And no doubt you’ve noticed the presence of not one but two cameras aboard the Tab. This is where most Apple faithful were let down by the iPad. Of all the criticisms levelled at the device on launch, the lack of a forward-facing camera for video chats was universally agreed upon. The other big irk was no USB port. Samsung has obviously learned from Apple’s trailblazing by ensuring that the Tab addresses the camera issue, but unfortunately they botched the implementation. Neither the front or rear facing cams produce decent images, even under good lighting conditions – something that is truly surprising given the success they’ve had with on-board cameras on their mobile phones. Worse still – and this should be a cautionary note for other manufacturers – the forward facing camera produces an awkward looking image of the person holding the device for a number of reasons. First, the offset of the camera from the screen means your subject (probably you) appears to be looking away from the lens – slightly to the left or slightly down. We’re used to this effect when people use laptop or desktop-based cams, but on a small, portable device the effect should be minimized – try the FaceTime cam on Apple’s iPhone 4 if you doubt me – it’s nearly perfect. Secondly, whether you hold the Tab in landscape or portrait mode, the image captured by the front camera is always in portrait mode. Again, they should have taken careful note of how the iPhone 4 does it: rotating automatically to match the device’s orientation. As an aside, I mentioned the lack of a USB port on the iPad, and the Tab lacks this function too but what it can do is recharge over a regular USB 2.0 port on your PC, something the iPad can’t do: it needs a dedicated 10W power supply. Traveling with the Tab means only bringing along the sync cable which is one less accessory to remember.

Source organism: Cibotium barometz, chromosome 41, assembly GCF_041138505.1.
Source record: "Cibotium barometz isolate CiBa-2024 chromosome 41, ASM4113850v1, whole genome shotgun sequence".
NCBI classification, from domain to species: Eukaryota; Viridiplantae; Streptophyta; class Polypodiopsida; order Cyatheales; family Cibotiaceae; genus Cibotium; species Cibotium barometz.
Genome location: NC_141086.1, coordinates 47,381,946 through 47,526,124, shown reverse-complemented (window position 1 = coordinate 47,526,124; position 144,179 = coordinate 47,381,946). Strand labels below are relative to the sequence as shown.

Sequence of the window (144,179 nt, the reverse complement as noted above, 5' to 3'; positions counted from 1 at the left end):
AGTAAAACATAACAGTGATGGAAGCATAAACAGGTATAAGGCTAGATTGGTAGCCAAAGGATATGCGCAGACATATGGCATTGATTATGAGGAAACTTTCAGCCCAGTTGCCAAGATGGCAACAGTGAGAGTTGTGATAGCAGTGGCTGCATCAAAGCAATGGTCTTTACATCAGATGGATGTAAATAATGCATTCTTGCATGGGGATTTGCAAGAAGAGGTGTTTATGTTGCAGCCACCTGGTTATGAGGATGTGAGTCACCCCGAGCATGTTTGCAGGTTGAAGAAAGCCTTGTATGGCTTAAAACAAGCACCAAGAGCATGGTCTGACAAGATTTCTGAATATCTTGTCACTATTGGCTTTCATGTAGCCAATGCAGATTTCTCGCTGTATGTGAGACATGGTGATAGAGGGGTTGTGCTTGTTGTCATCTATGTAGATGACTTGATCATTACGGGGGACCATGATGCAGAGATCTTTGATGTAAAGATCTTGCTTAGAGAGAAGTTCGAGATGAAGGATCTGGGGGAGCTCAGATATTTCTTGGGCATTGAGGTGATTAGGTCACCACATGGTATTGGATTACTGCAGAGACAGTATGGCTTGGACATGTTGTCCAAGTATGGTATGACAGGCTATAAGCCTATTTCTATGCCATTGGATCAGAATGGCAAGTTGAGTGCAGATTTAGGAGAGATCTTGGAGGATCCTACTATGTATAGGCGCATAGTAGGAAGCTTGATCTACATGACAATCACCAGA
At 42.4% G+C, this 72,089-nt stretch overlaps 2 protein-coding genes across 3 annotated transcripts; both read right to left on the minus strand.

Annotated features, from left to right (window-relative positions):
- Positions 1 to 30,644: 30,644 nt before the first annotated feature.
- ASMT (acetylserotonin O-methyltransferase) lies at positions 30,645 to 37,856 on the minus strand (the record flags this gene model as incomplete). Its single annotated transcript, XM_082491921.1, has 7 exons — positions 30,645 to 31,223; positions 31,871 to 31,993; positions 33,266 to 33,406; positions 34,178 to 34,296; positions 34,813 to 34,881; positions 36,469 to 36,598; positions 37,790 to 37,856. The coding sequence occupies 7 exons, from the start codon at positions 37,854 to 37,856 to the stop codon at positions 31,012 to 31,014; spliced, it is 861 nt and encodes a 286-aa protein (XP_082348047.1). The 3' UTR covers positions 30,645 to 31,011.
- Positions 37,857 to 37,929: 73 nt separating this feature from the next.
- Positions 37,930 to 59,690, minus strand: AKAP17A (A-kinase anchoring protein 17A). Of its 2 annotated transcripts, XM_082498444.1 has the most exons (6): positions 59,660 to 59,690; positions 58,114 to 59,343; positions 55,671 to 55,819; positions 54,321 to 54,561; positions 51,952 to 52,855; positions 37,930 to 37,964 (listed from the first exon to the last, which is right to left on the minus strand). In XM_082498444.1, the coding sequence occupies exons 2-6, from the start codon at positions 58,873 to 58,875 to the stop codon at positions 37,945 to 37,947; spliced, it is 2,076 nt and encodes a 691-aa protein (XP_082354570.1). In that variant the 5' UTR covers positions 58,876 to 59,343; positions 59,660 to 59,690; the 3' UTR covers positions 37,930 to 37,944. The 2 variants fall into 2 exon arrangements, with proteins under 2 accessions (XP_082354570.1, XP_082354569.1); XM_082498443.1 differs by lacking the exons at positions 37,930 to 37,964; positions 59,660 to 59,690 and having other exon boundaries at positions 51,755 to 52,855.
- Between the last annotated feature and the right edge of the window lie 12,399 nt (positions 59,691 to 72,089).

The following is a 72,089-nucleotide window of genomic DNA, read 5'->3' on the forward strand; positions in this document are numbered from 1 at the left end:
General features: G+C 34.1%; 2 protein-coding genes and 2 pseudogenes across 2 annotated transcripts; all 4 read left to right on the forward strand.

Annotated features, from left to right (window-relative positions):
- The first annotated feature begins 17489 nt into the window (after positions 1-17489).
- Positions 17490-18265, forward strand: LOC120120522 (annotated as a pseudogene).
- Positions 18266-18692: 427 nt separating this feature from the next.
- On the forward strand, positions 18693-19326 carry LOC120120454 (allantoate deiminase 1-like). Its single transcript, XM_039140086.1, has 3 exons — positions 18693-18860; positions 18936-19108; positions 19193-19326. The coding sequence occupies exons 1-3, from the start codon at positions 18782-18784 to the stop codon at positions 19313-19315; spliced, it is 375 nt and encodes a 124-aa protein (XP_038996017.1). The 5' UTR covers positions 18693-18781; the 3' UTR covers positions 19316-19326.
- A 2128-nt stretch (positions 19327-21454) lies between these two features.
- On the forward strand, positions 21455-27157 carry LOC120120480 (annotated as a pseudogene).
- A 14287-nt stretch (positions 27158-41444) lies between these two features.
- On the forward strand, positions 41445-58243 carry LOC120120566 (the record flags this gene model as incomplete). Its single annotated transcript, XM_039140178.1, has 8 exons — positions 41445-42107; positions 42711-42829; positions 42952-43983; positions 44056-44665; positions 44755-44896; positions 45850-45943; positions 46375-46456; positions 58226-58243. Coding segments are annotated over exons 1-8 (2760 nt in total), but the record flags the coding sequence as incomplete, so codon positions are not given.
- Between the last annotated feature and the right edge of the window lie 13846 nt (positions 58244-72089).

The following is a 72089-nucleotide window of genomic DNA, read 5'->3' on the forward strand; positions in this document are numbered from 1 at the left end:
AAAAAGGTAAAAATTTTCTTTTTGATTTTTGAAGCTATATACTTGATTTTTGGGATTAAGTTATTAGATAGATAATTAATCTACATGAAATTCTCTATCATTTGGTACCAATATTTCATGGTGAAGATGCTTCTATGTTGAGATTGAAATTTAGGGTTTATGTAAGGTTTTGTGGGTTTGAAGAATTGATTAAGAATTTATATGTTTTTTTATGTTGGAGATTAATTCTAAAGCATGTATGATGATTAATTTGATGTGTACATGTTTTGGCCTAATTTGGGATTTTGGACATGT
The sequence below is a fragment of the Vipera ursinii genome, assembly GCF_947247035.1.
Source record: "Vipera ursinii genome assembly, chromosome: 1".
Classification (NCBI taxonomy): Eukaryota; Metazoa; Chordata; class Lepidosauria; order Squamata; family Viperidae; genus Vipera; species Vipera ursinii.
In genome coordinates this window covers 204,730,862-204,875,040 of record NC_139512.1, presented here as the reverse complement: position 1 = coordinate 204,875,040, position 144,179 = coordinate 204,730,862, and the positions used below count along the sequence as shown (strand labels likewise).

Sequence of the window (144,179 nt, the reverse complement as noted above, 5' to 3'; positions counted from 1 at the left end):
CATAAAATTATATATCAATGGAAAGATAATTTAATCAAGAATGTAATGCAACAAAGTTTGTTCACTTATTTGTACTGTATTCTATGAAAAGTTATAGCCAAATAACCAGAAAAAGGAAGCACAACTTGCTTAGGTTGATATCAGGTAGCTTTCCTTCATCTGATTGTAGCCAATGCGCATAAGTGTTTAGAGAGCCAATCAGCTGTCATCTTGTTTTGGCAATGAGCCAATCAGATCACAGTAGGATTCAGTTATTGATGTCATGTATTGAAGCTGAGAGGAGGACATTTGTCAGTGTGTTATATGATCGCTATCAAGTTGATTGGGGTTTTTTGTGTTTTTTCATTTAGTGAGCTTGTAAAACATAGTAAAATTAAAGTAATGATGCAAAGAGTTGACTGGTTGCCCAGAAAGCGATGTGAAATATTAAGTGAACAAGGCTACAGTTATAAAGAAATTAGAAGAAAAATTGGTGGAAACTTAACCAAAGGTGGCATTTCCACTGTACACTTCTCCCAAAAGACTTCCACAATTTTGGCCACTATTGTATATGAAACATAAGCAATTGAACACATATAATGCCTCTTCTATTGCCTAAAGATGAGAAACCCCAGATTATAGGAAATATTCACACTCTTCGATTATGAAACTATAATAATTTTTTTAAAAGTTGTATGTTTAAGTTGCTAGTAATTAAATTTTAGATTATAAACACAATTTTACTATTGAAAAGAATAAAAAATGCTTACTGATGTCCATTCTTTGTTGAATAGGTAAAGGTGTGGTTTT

One area where the Tab has a real chance of improving on the iPad is media-file compatibility. The iPad, as with so many i-devices, supports only two standards of video (well three if you include Motion JPEG but I don’t know anyone who uses that format) and five standards of audio. While most of us can get by on the audio support, the video limitations can be frustrating – no DivX, xVid, MKV, avi, mpg playback. So I was pretty pumped to see a new player open this space up. The Tab improves upon the iPad’s efforts with DivX and WMV support but then disappointment sets in when you go to play videos on the Tab. The image quality itself is good, but there were noticeable stutters in the overall playback. It wasn’t awful and some people might not even notice it. But when you compare it to the iPad’s super-smooth video performance it definitely comes up short. One last note on videos: Even though the iPad offers native support for a few codecs, there are now a handful of great 3rd party apps including the very capable VLC Player that can handle many of the popular formats that aren’t supported. They do this via software as opposed to hardware which means that playback isn’t quite as smooth as the iPad’s native video app, but they give users a solid option for broad media support on the iPad.